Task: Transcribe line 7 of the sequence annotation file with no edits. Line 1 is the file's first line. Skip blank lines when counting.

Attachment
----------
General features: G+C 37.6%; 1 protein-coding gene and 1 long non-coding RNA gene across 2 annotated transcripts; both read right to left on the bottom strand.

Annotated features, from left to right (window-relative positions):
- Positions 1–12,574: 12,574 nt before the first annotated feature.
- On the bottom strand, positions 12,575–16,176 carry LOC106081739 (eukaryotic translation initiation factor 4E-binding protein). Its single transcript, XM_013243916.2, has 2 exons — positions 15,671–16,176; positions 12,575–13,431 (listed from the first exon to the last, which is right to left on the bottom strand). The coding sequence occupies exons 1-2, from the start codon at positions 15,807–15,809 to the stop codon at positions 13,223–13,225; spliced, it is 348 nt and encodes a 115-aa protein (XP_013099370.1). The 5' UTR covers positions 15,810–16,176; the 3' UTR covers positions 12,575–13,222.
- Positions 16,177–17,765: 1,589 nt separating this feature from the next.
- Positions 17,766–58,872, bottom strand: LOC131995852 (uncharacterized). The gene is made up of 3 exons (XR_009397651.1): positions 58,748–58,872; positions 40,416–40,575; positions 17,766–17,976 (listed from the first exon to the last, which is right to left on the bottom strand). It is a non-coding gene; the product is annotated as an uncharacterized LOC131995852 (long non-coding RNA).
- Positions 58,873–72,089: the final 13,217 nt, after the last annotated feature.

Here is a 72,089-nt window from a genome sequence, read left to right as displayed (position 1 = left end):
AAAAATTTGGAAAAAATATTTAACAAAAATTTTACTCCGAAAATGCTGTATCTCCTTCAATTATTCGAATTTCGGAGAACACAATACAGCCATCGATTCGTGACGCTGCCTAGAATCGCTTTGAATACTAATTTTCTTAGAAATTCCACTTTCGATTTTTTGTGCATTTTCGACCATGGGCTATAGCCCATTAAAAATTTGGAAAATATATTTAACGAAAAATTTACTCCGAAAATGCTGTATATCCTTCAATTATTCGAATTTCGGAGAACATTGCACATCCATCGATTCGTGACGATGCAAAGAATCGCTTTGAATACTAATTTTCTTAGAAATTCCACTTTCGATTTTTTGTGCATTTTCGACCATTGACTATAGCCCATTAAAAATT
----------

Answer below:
- Positions 58,873–72,089: the final 13,217 nt, after the last annotated feature.